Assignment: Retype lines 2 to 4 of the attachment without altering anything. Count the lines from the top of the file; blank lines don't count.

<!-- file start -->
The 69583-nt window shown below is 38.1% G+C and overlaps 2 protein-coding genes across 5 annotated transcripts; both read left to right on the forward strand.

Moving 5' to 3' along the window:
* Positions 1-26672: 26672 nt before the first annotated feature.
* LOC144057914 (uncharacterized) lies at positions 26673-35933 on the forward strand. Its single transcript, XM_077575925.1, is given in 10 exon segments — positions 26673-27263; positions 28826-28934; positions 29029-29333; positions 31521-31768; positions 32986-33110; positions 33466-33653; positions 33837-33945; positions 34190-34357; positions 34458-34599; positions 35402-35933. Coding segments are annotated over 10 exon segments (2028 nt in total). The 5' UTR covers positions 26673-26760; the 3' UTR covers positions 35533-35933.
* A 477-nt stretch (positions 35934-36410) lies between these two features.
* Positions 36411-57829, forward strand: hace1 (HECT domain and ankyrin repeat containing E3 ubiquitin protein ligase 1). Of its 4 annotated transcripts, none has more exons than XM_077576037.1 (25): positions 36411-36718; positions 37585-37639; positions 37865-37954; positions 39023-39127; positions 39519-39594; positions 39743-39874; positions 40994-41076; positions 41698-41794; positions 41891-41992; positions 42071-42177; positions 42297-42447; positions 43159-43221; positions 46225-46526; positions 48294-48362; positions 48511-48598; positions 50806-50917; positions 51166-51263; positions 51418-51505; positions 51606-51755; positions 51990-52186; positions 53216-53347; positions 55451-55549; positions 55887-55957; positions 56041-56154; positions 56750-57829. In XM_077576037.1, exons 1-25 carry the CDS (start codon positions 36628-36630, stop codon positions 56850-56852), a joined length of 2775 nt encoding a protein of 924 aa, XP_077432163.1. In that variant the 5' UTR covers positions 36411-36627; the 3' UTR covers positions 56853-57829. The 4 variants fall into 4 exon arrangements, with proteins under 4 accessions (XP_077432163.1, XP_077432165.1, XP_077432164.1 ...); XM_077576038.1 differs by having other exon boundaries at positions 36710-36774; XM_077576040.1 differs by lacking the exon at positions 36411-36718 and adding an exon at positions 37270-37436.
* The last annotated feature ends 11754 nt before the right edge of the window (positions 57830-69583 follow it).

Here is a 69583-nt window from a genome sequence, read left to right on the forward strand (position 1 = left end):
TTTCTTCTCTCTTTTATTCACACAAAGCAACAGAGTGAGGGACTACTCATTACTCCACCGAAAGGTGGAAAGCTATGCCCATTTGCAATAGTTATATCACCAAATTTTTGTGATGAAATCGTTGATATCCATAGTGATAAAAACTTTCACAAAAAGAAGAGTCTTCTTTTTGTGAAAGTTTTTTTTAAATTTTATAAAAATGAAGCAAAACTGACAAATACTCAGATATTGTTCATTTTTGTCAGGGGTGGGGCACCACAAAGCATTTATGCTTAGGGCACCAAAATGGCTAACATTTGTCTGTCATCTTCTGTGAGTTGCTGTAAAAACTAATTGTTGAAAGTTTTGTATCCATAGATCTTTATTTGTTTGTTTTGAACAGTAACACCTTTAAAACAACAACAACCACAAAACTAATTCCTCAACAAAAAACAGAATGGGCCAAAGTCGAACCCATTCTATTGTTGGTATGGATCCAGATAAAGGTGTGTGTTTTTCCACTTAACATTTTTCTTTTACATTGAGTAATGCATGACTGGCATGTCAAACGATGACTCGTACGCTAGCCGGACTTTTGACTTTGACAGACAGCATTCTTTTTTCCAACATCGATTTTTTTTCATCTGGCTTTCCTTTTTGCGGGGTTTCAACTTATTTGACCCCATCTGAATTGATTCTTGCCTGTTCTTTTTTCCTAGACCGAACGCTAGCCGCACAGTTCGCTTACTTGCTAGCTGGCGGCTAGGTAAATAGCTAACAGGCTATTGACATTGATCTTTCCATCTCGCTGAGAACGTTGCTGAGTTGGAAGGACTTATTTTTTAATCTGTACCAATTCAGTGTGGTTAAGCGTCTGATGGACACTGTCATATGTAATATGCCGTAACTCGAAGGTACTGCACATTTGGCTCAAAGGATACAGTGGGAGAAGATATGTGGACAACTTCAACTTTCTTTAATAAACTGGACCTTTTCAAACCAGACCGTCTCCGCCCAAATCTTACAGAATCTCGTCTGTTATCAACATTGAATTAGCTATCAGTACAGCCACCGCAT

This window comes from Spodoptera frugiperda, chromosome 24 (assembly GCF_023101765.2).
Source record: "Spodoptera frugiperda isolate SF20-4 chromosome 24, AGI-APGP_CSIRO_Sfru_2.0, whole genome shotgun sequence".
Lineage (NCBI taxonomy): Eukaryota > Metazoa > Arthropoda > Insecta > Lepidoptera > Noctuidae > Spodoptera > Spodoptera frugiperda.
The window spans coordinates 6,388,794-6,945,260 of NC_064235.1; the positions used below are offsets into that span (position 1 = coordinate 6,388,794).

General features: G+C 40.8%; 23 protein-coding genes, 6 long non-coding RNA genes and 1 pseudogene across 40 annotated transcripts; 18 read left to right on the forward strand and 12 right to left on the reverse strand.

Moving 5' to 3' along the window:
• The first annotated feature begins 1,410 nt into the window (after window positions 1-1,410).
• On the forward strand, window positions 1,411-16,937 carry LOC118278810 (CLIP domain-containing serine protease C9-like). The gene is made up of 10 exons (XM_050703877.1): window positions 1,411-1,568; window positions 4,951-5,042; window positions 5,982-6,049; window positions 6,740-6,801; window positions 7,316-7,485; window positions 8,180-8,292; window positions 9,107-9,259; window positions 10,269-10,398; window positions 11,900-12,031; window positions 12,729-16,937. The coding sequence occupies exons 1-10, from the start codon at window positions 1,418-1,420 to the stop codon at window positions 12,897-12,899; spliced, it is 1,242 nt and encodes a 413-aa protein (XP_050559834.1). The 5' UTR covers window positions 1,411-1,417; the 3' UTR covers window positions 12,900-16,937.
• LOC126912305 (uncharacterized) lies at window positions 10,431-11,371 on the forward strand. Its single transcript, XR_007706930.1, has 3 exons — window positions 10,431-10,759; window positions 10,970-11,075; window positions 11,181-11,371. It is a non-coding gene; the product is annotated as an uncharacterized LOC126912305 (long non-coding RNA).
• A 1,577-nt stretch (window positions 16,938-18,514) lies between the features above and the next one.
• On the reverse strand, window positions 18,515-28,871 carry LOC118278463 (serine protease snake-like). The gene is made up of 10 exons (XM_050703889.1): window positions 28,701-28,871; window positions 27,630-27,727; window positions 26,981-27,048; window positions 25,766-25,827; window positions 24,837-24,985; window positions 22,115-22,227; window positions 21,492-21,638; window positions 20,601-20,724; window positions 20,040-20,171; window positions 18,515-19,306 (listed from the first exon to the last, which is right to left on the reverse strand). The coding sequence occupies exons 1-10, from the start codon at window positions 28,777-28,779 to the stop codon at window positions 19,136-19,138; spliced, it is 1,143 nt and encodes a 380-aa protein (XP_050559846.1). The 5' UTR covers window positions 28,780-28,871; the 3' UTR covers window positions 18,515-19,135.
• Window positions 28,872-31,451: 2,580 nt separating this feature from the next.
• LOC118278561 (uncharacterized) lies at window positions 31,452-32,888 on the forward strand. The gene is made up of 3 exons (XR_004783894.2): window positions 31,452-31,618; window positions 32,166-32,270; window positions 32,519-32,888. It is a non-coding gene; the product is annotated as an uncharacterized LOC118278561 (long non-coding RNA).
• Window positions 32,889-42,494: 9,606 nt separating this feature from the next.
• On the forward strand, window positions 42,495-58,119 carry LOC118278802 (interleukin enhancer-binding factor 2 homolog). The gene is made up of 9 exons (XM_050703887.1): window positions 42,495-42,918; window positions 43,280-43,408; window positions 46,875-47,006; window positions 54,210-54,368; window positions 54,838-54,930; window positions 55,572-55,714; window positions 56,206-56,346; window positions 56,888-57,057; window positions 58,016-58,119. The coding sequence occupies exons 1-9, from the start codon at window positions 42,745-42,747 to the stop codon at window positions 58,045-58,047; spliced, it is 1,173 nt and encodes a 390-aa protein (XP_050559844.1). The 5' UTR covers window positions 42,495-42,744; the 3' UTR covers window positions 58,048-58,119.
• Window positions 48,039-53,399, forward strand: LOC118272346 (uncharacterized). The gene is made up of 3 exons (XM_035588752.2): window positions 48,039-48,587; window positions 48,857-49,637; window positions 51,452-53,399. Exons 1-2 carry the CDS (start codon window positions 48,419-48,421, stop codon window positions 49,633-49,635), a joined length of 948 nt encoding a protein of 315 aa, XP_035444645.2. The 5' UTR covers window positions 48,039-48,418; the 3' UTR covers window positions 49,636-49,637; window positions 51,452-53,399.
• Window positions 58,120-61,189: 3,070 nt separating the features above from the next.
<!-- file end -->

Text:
Moving 5' to 3' along the window:
* Positions 1-26672: 26672 nt before the first annotated feature.
* LOC144057914 (uncharacterized) lies at positions 26673-35933 on the forward strand. Its single transcript, XM_077575925.1, is given in 10 exon segments — positions 26673-27263; positions 28826-28934; positions 29029-29333; positions 31521-31768; positions 32986-33110; positions 33466-33653; positions 33837-33945; positions 34190-34357; positions 34458-34599; positions 35402-35933. Coding segments are annotated over 10 exon segments (2028 nt in total). The 5' UTR covers positions 26673-26760; the 3' UTR covers positions 35533-35933.